Excellent , thanks you have sent me in the direction I needed. I will start work on Hilbert space at once (I haven't covered it yet as I'm a first year undergrad) , although I think its rather weird to introduce Fourier analysis before it as its obviously involved in its proof.

I will post any conclusion I come to, and thanks again =)

p.s is there anyway for an admin to move this to the mathematics section .

Welcome to Physics Forums, by the way! You might want to spend a few minutes browsing around the forum list to see what we have. Check out the sub-forums, too. Some of them are "burled" two or three "layers" down.

ReubenThorpe said:
Sorry about not posting in the right place as I said I am new and will do so in the future thanks, but back to the question at hand I understand the definition I just don't see how it relates to the dot-product and the orthonormality of a real valued function, or is it simply a defined operator and is not derived from anywhere, if this is so how can it have any relation to the dot-product and orthogonality.
Look at the definition of inner product. A vector space with an inner product is called an inner product space. A Hilbert space is an inner product space that satisfies an additional requirement called "completeness". You do not need to understand completeness at this point, so you don't have to worry about Hilbert spaces (yet). The answer to the question of "how it relates to the dot product" is that the dot product and the product you asked about are both examples of inner products. x and y are said to be orthogonal if their inner product <x,y> is 0. This is just the definition of "orthogonal".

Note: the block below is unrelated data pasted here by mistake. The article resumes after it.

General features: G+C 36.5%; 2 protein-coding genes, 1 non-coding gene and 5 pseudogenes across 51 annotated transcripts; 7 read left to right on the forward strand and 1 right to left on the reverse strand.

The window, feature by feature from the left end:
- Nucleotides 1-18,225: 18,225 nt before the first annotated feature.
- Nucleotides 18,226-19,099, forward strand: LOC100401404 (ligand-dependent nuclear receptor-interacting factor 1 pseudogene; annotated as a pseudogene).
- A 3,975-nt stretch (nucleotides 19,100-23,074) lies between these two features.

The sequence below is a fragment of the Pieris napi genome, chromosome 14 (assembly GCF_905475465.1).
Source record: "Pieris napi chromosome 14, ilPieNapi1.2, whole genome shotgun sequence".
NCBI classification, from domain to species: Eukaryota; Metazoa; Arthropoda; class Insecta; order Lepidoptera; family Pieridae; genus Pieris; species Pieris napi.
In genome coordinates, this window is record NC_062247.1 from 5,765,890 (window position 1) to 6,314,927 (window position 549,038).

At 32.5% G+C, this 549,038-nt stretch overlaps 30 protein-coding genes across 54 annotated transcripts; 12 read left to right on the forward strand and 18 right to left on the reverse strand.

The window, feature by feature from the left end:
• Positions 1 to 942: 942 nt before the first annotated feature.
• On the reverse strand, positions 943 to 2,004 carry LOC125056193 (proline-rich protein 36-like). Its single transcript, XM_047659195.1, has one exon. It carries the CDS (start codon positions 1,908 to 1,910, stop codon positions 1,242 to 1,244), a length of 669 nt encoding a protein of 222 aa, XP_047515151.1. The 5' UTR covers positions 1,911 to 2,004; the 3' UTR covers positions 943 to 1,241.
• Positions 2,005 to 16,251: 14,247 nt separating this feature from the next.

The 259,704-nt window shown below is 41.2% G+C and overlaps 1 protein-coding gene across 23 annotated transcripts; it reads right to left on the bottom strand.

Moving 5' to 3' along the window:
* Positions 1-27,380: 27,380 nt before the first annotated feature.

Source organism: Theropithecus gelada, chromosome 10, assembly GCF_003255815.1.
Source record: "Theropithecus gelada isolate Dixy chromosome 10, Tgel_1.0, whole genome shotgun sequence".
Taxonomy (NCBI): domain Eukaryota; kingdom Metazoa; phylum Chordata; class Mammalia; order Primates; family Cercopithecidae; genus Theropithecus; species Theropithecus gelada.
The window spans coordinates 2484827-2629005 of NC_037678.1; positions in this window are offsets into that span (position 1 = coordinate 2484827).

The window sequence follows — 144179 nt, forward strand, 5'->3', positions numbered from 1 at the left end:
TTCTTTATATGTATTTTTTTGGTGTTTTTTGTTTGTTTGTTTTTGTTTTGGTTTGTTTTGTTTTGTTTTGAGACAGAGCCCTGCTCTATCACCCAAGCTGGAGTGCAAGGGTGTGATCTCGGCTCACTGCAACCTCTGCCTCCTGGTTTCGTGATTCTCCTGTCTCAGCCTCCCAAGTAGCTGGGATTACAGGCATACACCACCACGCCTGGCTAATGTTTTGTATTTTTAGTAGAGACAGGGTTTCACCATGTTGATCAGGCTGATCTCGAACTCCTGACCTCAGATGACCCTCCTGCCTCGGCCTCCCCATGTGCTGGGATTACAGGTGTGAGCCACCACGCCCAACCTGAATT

It's also useful to know this: The dot product on ##\mathbb R^3## satisfies ##x\cdot y=|x|\,|y|\cos\theta##, where θ is the angle between x and y. This implies that ##|x\cdot y|\leq|x|\,|y|##. Every inner product satisfies the Cauchy-Bunyakovsky-Schwarz inequality, ##|\langle x,y\rangle|\leq\|x\|\|y\|##. If we're dealing with an inner product space over ℝ, then this means that
$$-1\leq\frac{\langle x,y\rangle}{\|x\|\,\|y\|}\leq 1.$$ So it makes sense to define the angle between x and y by
$$\cos\theta=\frac{\langle x,y\rangle}{\|x\|\,\|y\|}.$$

ReubenThorpe said:
My main question to the forum surrounds the definition of orthonormality with real valued functions (refer to Image 1&2).I understand the implications of the dot product in vector space and the vector being orthonormal if it is of unit length, but I don't see how this relates to functions devoid of vectors or how it can be said that for example the Fourier series can represent any function with a orthonormal set of Trig function using the definition in Image 1&2.

I understand the orthonormality definition of a function with respect to another represents orthogonality in some way and that and an Infinite series of discretely independent functions should be able to represent any function, but I find it hard to dissect the definition below and how this all relates to vector space.

p.s this is my first post so sorry if its in the wrong section or not explicit enough tell me and I will change it =).

Hey ReubenThorpe and welcome to the forums.

It might be easier for you to think in terms of a projection.